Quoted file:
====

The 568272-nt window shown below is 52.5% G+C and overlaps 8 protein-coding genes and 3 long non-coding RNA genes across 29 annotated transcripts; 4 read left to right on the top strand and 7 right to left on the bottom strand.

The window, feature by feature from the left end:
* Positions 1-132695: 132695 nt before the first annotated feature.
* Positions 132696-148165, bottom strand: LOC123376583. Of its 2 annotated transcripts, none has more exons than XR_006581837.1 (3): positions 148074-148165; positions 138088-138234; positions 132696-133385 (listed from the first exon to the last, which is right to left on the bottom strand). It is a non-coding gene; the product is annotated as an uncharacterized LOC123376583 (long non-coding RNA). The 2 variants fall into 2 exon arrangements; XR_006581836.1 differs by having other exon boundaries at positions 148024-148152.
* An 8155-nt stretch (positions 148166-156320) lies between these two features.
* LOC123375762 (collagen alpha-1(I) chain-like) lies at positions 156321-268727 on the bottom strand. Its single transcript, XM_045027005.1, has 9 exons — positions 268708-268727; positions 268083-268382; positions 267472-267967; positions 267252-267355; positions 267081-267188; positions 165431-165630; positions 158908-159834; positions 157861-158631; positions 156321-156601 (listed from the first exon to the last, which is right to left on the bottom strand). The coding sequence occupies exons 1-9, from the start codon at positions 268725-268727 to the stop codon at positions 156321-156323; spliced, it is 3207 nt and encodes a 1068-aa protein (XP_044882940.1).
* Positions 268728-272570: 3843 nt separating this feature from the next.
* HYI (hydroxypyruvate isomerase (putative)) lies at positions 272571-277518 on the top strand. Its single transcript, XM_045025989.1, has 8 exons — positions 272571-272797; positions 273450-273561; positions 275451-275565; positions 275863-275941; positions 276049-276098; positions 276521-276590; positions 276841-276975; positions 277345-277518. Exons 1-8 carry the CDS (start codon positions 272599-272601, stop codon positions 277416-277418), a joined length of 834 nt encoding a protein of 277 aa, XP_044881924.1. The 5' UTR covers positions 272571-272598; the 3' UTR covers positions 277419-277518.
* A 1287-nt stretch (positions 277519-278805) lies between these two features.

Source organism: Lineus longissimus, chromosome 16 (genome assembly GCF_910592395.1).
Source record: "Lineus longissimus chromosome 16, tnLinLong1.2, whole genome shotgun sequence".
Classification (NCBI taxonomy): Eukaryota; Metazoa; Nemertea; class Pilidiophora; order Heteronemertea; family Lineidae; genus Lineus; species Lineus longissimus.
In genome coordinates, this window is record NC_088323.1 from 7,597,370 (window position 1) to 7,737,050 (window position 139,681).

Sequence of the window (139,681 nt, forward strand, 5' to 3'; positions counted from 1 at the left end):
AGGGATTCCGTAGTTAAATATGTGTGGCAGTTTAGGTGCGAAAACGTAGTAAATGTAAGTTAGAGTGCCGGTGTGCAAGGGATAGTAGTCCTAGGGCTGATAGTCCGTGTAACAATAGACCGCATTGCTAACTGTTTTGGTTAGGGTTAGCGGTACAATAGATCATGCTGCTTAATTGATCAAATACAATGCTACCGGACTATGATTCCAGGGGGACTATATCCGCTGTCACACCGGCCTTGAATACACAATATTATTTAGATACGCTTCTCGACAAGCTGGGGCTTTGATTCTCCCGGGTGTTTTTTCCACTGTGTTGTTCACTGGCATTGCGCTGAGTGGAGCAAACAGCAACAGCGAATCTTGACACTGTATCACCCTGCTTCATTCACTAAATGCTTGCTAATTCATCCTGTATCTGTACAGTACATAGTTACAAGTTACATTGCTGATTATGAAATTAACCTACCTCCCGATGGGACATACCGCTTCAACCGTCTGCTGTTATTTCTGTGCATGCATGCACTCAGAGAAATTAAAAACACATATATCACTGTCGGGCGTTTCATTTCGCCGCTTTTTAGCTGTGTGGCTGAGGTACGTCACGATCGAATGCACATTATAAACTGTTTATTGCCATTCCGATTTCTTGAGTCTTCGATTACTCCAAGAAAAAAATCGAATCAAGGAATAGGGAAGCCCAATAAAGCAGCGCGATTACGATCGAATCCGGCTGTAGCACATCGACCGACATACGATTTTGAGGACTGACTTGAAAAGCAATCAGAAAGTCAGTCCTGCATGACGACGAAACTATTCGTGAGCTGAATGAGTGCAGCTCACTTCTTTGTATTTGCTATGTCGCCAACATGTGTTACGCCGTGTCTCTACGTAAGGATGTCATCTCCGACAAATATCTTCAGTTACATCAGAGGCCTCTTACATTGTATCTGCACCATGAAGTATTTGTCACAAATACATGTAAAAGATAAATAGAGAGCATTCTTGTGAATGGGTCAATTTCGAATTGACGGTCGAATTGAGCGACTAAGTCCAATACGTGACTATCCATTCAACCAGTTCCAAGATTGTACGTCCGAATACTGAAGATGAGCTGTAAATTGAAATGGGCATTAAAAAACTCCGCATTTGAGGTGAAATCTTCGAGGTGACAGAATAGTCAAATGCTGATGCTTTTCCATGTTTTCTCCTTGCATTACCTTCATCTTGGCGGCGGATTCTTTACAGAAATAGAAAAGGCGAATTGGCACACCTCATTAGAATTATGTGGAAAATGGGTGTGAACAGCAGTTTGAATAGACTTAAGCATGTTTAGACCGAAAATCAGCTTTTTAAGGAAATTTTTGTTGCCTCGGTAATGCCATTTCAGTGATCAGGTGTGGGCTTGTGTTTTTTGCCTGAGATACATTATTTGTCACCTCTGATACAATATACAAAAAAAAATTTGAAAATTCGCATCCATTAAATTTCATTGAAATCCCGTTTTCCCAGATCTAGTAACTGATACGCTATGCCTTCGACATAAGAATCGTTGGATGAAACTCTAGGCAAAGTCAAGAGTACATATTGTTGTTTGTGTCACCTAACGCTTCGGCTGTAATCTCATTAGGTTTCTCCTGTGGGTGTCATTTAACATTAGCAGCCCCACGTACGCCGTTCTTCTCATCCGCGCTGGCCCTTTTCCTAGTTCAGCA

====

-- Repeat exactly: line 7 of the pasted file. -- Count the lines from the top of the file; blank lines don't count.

* Positions 268728-272570: 3843 nt separating this feature from the next.